Spectroscopic Investigations of Solid Uranyl Compounds and of Tissue-Engineered Myocardial Scaffolds
AdvisorMonts, David L.
Singh, Jagdish P.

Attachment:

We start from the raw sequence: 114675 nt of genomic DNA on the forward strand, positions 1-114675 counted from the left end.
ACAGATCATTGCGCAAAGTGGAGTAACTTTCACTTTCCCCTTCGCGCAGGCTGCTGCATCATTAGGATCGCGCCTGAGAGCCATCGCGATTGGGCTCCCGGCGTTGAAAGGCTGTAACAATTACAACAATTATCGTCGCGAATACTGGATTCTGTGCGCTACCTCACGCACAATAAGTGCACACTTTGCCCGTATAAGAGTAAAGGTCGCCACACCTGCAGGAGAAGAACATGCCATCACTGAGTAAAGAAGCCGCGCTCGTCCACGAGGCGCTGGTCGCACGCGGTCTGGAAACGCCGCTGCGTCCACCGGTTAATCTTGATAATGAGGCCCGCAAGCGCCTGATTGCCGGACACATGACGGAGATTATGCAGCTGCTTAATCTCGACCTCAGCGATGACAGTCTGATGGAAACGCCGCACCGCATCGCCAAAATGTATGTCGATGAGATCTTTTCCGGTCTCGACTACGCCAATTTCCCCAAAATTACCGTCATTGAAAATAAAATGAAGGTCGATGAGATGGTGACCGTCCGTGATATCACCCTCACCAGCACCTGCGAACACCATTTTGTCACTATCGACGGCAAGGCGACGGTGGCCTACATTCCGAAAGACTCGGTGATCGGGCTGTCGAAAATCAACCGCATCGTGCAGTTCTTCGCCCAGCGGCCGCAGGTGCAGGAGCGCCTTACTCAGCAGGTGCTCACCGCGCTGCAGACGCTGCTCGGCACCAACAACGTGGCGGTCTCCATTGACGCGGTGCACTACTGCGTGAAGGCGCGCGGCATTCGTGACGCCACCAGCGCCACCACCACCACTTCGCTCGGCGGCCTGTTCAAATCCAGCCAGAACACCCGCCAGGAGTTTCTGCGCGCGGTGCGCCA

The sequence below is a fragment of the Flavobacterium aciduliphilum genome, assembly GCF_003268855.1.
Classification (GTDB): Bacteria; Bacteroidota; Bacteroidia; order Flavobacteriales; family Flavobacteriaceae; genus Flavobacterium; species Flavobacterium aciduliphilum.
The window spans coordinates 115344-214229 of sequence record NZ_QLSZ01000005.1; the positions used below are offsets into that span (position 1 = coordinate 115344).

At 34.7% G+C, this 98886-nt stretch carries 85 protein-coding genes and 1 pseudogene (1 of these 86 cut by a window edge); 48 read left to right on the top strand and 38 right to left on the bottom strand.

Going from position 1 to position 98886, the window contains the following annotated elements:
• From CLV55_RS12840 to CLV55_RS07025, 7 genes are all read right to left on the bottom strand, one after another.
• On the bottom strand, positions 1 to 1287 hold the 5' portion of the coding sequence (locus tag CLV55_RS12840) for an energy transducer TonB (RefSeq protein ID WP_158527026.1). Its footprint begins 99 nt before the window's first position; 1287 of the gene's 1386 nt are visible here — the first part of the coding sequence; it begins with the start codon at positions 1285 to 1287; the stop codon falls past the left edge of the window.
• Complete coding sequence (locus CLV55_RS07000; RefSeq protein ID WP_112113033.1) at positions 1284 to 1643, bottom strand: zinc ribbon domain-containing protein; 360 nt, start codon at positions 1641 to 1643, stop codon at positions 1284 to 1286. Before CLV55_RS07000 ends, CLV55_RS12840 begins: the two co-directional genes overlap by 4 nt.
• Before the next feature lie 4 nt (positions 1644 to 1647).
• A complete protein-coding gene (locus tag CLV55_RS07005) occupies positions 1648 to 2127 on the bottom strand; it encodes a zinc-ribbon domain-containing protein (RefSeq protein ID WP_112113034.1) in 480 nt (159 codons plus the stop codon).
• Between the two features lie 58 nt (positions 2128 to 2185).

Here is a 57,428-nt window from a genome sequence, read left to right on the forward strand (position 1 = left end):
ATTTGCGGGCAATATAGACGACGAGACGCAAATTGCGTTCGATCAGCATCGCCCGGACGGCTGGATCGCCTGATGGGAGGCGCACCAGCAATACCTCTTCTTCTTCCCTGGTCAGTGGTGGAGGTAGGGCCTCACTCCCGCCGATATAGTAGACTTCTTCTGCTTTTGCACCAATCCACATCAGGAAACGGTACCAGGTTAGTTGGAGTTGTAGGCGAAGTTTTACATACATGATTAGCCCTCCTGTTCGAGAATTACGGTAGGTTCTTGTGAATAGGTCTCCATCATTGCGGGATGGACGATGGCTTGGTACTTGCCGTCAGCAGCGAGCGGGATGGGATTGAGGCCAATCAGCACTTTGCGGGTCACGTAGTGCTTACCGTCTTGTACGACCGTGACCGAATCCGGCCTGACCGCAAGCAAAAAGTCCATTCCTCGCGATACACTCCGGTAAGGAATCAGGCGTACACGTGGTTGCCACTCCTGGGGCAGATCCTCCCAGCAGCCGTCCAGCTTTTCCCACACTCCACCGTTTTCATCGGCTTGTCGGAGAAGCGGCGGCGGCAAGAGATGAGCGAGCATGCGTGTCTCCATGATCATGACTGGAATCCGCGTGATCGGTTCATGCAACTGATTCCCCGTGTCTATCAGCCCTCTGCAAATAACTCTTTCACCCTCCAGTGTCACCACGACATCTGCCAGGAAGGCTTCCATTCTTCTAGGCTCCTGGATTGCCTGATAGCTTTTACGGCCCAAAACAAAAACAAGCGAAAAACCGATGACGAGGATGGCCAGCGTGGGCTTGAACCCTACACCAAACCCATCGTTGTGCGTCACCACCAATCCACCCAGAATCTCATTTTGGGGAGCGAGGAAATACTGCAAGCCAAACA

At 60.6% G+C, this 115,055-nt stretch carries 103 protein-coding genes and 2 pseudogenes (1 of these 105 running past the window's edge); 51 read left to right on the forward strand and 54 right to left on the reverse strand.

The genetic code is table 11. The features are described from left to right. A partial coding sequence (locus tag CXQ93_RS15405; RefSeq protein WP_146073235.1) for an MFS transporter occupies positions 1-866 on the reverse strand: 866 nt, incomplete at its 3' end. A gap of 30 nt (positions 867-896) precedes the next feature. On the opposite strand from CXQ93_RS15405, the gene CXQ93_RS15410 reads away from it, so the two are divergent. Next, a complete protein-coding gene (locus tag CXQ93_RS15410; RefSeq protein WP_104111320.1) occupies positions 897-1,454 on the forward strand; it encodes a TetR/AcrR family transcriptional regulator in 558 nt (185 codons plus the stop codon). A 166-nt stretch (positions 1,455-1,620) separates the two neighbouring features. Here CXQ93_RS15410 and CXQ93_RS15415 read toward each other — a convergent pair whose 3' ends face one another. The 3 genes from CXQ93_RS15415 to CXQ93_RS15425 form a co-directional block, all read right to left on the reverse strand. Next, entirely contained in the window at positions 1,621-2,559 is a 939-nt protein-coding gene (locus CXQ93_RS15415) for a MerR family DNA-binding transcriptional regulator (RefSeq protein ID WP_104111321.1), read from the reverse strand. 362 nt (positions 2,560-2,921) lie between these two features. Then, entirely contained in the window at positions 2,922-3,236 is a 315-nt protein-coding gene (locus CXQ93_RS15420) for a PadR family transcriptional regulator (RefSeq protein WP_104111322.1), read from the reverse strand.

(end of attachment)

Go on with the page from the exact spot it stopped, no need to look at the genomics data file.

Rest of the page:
For this dissertation, I investigated the laser-induced fluorescence (LIF) of solid uranyl compounds to develop an optical screening technique for the presence of uranyl compounds and I applied Raman spectroscopy to tissue-engineered myocardial scaffolds. Uranyl (UO2+2) compounds yield an easily detectable, characteristic emission. The fluorescence emission is in the 450–600 nm (22200 cm-1 to 16700 cm-1) spectral region. Typically five emission bands are observable, regardless of the excitation wavelength and the emission spectrum can be used as a fingerprint for uranyl compounds. In order to develop an optical screening technique for the presence of uranyl compounds, I investigated the dependence of uranyl LIF emission intensity on laser excitation wavelength and on laser power, and compared the advantages of continuous wave lasers with pulsed lasers. Based on our studies, we successfully designed a field-deployable Fluorescence Spectral Imaging (FSI) system for in situ detection of uranyl compounds. Tissue-engineered myocardial scaffolds are used to study cell recellularization into a three-dimensional (3-D) scaffold for true multilayered 3-D cellular growth and organization. Decellularization and recellularization processes necessarily are accompanied by specific molecular composition changes in the tissues and Raman spectroscopy is highly sensitive to these molecular composition changes. Raman spectroscopy is suitable for accurate molecular-level elucidation of reconstruction mechanisms. In this study, I recorded characteristic Raman spectra of fresh native porcine myocardium, decellularized porcine myocardium, fresh native rat myocardium, and decellularized porcine myocardium recellularized with rat stem cells. The results show that for fresh porcine myocardium and fresh rat myocardium have characteristic Raman peaks at 1004, 1448 and 1661 cm-1, which reflects cell compositions such as lipids. The Raman spectra of decellularized samples exhibit seven peaks at Raman shifts of 857, 938, 1063, 1253, 1300, 1448 and 1661 cm-1, which reflects that the extracellular matrix (ECM) after removal of cells. We also found that long time exposure to continuous laser irradiation produced the Raman spectra with increased background and blackened tissue in fresh heart tissue due to thermal denaturation. Our results demonstrate the feasibility of using Raman spectroscopy to analyze the recellulization process in tissue engineering myocardium.